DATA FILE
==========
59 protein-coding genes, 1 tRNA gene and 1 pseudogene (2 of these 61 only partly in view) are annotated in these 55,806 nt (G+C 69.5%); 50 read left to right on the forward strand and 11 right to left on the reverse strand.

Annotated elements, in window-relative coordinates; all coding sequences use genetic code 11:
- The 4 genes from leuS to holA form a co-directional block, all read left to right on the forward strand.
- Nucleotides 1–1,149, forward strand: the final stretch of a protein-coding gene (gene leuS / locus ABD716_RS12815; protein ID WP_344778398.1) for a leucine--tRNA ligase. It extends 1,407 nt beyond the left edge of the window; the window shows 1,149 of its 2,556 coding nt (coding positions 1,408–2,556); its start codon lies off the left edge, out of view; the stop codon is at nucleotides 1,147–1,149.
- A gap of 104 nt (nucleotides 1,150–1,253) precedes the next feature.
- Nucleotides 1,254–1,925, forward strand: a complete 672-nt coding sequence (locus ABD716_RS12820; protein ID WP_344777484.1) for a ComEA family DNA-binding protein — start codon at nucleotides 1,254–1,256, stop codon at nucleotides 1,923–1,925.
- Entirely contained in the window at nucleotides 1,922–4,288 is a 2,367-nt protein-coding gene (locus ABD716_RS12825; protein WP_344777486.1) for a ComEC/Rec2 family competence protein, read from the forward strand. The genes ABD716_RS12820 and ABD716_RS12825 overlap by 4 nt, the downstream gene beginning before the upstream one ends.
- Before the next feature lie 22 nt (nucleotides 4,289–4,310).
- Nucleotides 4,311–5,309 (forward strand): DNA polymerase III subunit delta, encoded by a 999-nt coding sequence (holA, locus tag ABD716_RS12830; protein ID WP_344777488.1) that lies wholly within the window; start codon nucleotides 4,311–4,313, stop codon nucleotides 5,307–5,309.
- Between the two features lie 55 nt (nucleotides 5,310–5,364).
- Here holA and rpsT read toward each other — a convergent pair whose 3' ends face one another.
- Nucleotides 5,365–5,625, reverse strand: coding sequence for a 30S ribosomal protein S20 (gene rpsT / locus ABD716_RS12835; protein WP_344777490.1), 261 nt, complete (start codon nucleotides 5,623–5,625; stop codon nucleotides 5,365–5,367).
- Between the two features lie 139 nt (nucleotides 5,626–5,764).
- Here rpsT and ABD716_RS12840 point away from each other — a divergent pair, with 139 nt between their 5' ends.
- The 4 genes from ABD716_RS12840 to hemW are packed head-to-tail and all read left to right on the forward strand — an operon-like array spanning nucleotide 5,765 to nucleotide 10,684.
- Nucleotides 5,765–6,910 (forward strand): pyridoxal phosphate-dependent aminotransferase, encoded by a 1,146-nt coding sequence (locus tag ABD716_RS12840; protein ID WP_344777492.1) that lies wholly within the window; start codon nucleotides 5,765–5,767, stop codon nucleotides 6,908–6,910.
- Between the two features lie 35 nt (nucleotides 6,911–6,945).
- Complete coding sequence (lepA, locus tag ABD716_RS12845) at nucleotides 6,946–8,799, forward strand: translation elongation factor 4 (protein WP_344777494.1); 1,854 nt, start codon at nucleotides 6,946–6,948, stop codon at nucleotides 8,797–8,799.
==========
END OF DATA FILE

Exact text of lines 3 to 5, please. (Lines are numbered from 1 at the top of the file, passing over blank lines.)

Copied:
- The 4 genes from leuS to holA form a co-directional block, all read left to right on the forward strand.
- Nucleotides 1–1,149, forward strand: the final stretch of a protein-coding gene (gene leuS / locus ABD716_RS12815; protein ID WP_344778398.1) for a leucine--tRNA ligase. It extends 1,407 nt beyond the left edge of the window; the window shows 1,149 of its 2,556 coding nt (coding positions 1,408–2,556); its start codon lies off the left edge, out of view; the stop codon is at nucleotides 1,147–1,149.
- A gap of 104 nt (nucleotides 1,150–1,253) precedes the next feature.